We skip chapter nine. In chapter ten the Father and Son know each other (10.15). The Father’s love is dependent upon Jesus surrendering his life, it is a command because of the Messianic role Jesus plays in salvation history (10.17-18). The works of Jesus testify to his identity (10.25). The Father is greater than all, and has the ability to relinquish creation to the Son (10.29). The Father and the Son are united as one (10.30). The works prove the Father is supporting the Son even when the people did not believe in the Son (10.32-38). In chapter eleven the Father hears the Son (11.41). In chapter twelve the Father honors those who serve Jesus (12.26). In the garden Jesus will become deeply troubled and prays to his heavenly Father to glorify his name (12.27-28), and the Father replies with a third affirmation from heaven. (Remember Jesus’ baptism, transfiguration, and here). Jesus has always followed the Father’s commands of what he should speak and say and not one word more or less (12.49-50).
In chapter thirteen Jesus prepares to return from whence he came, he knows that he must leave this world and return to the Father (13.1-3). Jesus had been given everything from the Father (13.3). In chapter fourteen the invitation comes from Jesus that opens up heaven (14.2). Heaven is like the Father’s house with many spare rooms for a sleepover (14.2). No one comes to the Father except through Jesus, when we see Jesus we have seen the Father (14.6, 9). The Father dwells in Jesus and they operate as One (14.10, 11). Jesus promises that we will do greater works that he was able because he is returning to the Father (14.12). When we ask in Jesus name the answers will come because the Father desires to glorify the Son through answering our prayers (14.13). Jesus speaks to the Father and the Father answers him. Jesus requested the Companion to be with us (14.16). Unity comes because the Companion will testify to the Father and the Son within us. Keeping Jesus’ word commands proves our love toward Jesus (14.21, 23). The Trinity will make our heart their home if we love Jesus and obey the word from the Father (14.23). The Father together with the Son will send the Companion, the Holy Spirit (14.26). The Father is greater than Jesus (14.28). Jesus loves the Father and obeys everything he commands (14.31).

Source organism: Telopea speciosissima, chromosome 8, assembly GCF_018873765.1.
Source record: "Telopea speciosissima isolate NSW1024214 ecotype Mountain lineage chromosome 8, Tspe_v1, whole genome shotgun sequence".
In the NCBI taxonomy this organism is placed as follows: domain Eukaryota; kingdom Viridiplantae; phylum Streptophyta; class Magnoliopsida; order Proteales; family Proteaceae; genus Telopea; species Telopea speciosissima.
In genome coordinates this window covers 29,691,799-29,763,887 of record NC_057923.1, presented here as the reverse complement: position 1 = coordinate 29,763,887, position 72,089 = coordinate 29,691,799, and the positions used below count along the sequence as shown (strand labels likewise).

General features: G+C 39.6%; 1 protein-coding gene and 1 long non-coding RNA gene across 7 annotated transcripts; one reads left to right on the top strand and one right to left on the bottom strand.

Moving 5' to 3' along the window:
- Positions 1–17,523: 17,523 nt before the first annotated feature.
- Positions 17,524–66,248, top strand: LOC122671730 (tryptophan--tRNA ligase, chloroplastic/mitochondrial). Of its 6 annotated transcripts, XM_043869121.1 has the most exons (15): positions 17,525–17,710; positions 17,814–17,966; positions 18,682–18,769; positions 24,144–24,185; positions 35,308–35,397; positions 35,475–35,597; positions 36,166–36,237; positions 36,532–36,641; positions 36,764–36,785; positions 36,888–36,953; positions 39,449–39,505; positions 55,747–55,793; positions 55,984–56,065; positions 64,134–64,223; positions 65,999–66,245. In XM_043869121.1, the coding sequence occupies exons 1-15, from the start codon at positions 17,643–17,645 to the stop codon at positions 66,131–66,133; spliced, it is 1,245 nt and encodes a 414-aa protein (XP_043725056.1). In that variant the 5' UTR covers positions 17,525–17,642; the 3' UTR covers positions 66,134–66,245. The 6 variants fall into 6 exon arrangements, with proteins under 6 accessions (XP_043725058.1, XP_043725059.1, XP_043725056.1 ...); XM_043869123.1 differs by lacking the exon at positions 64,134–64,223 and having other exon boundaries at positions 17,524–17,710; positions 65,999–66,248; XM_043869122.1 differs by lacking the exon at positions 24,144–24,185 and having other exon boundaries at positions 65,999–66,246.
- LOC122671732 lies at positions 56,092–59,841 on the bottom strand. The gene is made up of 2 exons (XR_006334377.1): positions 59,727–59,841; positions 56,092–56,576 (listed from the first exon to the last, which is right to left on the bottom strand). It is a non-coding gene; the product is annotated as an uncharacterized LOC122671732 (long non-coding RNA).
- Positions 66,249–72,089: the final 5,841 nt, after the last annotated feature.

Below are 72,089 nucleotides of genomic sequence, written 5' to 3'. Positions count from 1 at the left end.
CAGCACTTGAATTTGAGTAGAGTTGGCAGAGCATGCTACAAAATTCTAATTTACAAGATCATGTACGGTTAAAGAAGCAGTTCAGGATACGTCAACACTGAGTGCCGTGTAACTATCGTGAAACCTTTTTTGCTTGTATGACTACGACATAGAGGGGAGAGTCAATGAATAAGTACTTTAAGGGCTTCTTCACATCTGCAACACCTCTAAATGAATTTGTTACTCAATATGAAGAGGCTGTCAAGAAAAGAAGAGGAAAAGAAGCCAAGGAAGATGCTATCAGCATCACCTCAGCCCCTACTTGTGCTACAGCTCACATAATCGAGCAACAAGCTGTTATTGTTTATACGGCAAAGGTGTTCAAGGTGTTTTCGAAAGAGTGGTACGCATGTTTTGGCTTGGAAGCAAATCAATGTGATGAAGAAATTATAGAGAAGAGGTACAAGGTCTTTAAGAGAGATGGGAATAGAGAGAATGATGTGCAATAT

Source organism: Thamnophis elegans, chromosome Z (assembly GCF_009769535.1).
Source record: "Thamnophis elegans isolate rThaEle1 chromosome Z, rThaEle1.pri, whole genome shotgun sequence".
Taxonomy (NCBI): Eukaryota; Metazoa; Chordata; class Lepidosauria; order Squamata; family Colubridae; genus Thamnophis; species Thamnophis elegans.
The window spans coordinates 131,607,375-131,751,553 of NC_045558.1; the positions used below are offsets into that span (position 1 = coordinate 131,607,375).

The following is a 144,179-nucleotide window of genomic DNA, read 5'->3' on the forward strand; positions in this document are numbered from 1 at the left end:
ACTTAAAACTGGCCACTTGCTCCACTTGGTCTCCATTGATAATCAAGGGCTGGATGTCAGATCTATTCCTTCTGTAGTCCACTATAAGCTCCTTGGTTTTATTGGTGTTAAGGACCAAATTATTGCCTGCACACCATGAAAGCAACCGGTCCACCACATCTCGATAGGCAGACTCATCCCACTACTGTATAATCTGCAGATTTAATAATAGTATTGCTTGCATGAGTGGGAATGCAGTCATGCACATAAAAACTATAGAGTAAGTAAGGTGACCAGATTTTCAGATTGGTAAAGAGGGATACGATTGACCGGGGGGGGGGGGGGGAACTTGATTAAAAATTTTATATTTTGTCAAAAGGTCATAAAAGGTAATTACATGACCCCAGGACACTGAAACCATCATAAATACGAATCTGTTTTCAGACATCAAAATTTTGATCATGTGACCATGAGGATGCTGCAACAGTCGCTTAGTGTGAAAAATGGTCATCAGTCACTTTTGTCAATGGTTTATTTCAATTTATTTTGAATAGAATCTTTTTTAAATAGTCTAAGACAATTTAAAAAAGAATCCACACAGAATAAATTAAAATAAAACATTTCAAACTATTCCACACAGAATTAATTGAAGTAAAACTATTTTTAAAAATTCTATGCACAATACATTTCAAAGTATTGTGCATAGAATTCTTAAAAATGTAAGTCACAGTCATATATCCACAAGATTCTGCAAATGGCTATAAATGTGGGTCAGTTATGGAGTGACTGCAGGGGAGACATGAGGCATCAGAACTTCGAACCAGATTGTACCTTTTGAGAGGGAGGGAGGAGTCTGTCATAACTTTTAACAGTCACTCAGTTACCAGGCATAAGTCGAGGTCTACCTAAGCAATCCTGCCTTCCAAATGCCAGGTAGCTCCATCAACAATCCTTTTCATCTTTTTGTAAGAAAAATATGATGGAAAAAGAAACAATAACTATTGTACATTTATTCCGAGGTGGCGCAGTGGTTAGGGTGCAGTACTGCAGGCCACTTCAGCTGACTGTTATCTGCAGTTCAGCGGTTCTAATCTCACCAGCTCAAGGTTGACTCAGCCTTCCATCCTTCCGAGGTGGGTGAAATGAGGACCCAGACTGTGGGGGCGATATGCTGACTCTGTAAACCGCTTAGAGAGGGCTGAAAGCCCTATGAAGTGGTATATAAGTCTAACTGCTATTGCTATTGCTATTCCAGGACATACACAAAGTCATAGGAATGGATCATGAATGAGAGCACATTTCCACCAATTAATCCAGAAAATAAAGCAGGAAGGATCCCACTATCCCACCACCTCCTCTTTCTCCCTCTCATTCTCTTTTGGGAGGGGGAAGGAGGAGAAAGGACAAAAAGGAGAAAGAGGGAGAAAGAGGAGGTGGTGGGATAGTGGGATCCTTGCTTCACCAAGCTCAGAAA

In chapter fifteen the Father is a vineyard keeper, and Jesus is the vine (15.1). We are called to remain in love with Jesus by keeping the commandments, and bearing fruit that glorifies the Father (15.8, 9, 10). Transparency between Father and Son leaks over into the relationship between Son and the disciples as the disciples become friends of God (15.15). God has chosen and appointed his disciples who are to go and produce lasting fruit (15.16). Jesus opens the invitation for disciples to ask anything of the Father in his name (15.16). The invitation is wide-open but it requires a heart of loving obedience (15.16). Jesus makes it clear that you cannot hate one part of the Godhead and love the other, they are a package deal (15.23). The proof of the works is evidence enough, and requires belief (15.24). Ignorance about the Father and the Son relationship produces bad fruit (16.3). The Companion proves to the world that it was wrong about righteousness (16.10). The Companion will take what is the Son’s and proclaim it to you (16.15).
“When the Companion comes, whom I will send from the Father—the Spirit of Truth who proceeds from the Father—he will testify about me.” – John 15.26
In chapter sixteen Jesus reveals the resurrection. The Son is returning to the Father (16.17). This is the third occurrence of Jesus insisting on the disciples asking for whatever they need in his name so that the Father can bestow it upon them to glorify Jesus (16.23). If the illustration of Father was only an analogy, then Jesus would have surely said so before he died or even after resurrection, but here in the passage Jesus had arrived at a time when speaking plainly about the Father is a must (16.25). When we ask in Jesus’ name he intercedes on our behalf to secure the answer (16.26). Our loving relationship with Jesus unites us with the Father and both the Father and the Son lavish their love on us (16.26, 27). Jesus prophecies that he will be left alone by his disciples, but he reminds them that Father God is always with him (16.28, 32).
In chapter seventeen Jesus expresses his desire to be glorified by the Father for the surrendered life he has lead as a human being and he requests to return to the creational glory (17.1, 5). The evidence of salvation is the unity we have with the Father and the Son through the uniting power of the Holy Spirit (17.11, 21, 24, 25). Jesus reminds his disciples that he will indeed drink the cup that the Father has given him, the cup of crucifixion (18.11). After the resurrection Jesus informs Mary not to hold him closely as he is returning to his Father (20.17). He asks her to go and tell the disciples, his brothers and sisters, that he is returning to Father God (20.17). Note the emphases, Jesus said to her, “Don’t hold on to me, for I haven’t yet gone up to my Father. Go to my brothers and sisters and tell them, ‘I’m going up to my Father and your Father, to my God and your God.’” John 20.17 Later Jesus will visit the disciples and offer his parting words of commissioning, Jesus said to them again, “Peace be with you. As the Father sent me, so I am sending you.” John 20.21